20th July 2023
Spotlight On | Daisy Greenwell, Positive News editor

“People want to read news that informs and empowers them, rather than takes away their feeling of agency and depresses them.”

Daisy Greenwell is a journalist and editor for Positive News, a website and magazine dedicated to the rigorous reporting of what’s going right in the world.

Having worked for The Times for just shy of a decade, Daisy left London for her home country of Suffolk and made the switch to Positive News, working on a rewilding project in-between.

In this Spotlight On piece, we speak to her about getting into journalism and why we need more positivity in the news.

Tell us a bit more about how you found your way into journalism? What inspired you to join the profession?

I always loved newspapers. At home, we got the East Anglian local paper every day and I used to read that when I was a kid. Then I started reading The Times because my dad got that. I was always keen on newspapers, basically. Then after university I just started writing and wrote some reviews of things and sent them off to different editors on the internet and one of them got back in touch with me and said, ‘Oh, I liked your article, come and see me’ and it was the editor of What’s On In London magazine, now defunct, but at the time, it was sort of it was like the first Time Out. So I went to see him, and he sent me to do another article, then he gave me a job. I felt like I’d won the lottery, it was just fantastic. I don’t think it would happen that easily these days. It just sort of all happened quite easily without too much fore thought from me, to be honest.

You have previously worked for some of the biggest outlets in Britain, including The Times and The Guardian. Why did you make the switch from established national brands to Positive News?

It was partly a lifestyle thing. I worked at The Times for a decade, had three kids whilst I was there and I was living in London. Then we moved to Suffolk, to the countryside, where I grew up and I wanted to be able to work from home and, at The Times, all of the editors had to be in the office, so I left.

“What people need most right now in these troubled times that we’re living in is to be empowered to make change.

Then I just started getting really into rewilding, and climate and environmental work, and I realised that I didn’t want to do a job that didn’t have some connection to that. That felt like the most important issue of the day for me and for all of us. So I was trying to figure out my way and then I saw the job advert for Positive News, and it felt like the perfect confluence of those things.

It’s a magazine, it’s trying to make a positive change in the world, trying to empower people to do that. It was a variety of factors that felt like that was the right move for me in that moment.

Can you tell us a bit more about how Positive News came to exist?

It started in 1993, by this very cool woman called Shauna Crockett-Burrows and it was a free quarterly newspaper at that time. When she died, the then Editor-in-Chief, now our CEO, Sean Wood, took it over. He needed to make a workable business case, which it didn’t have at that time.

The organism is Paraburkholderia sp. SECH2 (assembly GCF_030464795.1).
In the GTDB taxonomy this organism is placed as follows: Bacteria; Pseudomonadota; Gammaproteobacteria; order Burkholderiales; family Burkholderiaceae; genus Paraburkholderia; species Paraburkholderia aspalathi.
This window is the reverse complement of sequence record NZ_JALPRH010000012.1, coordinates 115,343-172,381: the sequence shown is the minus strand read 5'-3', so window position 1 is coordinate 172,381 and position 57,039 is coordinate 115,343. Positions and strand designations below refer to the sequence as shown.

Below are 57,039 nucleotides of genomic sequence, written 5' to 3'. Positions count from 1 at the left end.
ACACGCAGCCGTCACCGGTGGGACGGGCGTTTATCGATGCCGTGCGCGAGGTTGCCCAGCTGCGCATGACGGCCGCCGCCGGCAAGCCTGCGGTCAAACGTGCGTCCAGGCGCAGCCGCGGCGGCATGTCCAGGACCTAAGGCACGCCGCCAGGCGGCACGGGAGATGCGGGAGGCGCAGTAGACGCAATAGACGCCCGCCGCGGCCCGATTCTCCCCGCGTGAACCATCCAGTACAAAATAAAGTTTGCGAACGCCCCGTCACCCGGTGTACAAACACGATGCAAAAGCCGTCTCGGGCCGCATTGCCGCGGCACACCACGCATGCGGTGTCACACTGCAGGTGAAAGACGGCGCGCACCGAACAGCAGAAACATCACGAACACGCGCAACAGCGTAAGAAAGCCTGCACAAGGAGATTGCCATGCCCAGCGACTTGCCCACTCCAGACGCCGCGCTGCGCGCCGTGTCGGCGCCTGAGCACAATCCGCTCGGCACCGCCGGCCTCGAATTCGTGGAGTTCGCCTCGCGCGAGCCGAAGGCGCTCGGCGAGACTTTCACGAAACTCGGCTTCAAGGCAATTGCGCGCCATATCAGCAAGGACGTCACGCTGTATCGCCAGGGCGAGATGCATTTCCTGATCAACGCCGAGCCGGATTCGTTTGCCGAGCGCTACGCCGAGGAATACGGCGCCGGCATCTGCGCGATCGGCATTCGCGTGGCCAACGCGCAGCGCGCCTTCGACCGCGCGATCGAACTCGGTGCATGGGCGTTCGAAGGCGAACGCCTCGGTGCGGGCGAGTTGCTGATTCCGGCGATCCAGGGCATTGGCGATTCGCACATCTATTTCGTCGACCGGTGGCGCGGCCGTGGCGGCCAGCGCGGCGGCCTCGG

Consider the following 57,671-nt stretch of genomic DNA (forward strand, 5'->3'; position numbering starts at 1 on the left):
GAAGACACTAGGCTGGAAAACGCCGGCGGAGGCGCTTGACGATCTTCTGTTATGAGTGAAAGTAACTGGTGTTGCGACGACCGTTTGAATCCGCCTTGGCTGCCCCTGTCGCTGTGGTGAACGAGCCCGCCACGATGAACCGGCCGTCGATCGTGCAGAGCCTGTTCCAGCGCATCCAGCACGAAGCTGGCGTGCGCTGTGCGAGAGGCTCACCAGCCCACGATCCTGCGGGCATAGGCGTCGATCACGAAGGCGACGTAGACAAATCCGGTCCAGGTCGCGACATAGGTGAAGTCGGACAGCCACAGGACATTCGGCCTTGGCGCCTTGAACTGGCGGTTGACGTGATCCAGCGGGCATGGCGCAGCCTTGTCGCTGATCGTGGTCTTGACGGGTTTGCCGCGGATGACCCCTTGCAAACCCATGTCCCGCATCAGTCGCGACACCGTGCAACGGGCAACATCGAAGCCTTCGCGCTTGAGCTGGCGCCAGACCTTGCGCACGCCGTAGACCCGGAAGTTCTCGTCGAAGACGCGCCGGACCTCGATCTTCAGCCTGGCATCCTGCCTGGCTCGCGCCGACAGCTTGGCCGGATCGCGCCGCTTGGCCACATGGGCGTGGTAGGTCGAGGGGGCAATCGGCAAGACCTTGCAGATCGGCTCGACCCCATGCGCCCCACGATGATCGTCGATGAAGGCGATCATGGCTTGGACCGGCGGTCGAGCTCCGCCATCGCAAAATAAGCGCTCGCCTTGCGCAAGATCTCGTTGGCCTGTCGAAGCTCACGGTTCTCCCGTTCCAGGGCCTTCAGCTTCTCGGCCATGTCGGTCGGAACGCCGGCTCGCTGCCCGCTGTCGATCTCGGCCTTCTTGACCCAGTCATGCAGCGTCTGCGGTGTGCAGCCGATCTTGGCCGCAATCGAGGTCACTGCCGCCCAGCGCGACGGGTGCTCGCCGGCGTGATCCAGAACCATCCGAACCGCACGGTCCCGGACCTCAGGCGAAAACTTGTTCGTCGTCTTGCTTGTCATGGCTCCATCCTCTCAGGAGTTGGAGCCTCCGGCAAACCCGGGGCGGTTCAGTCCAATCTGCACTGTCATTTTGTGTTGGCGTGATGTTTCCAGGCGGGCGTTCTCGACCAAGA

He came up with the idea of establishing the company as a cooperative, and he invited Positive News readers to become co-owners by a community share offer and he launched this 30 day Own The Media campaign, there was a crowdfunding thing and it was invested in by 1500 people across 33 countries around the world, and they raised £260,000.

He relaunched the magazine with a much increased emphasis on the quality of the journalism and the design. So the nice thing is we’re now owned by a community of readers and our directors are elected by, and from, our community of co-owners. So it’s quite an unusual setup.

Why is it so important to shine a light on the things that are going right in the world?

Essentially, because what you feed grows. What people need most right now in these troubled times that we’re living in is to be empowered to make change. I think that’s exactly what traditional news outlets aren’t doing. The ‘if it bleeds, it leads’ model of traditional news journalism means that reading those newspapers, you come away with a distorted view of reality. It feels like everything is bad and people are evil, and that has impacts on people’s mental health, it makes them feel anxious, depressed and hopeless, and exacerbates their fear of others. It leaves people feeling disempowered, essentially, and that there’s nothing that can be done about the problems in the world.

We feel, and evidence shows, that positive solution-focused news gives people a fuller, more balanced view of reality. You look around at your community, your neighbours, your friends; people are good, essentially, and good things are happening in the world. But you don’t necessarily read that much about that in the newspapers. So reporting on that benefits people’s health, benefits their well being and it empowers people by showing that our actions matter and that change is possible. I think for all of us at Positive News, that’s what really excites us and drives our journalism.

We aren’t just trying to provide people with temporary rest bites from a bleak picture. We believe that our stories of progress are guideposts for a bright future that’s been coaxed into being. Of course, it’s vital that the news in general covers those big bad stories. We’ve got to have that. But we shouldn’t ignore all the things that are going right too.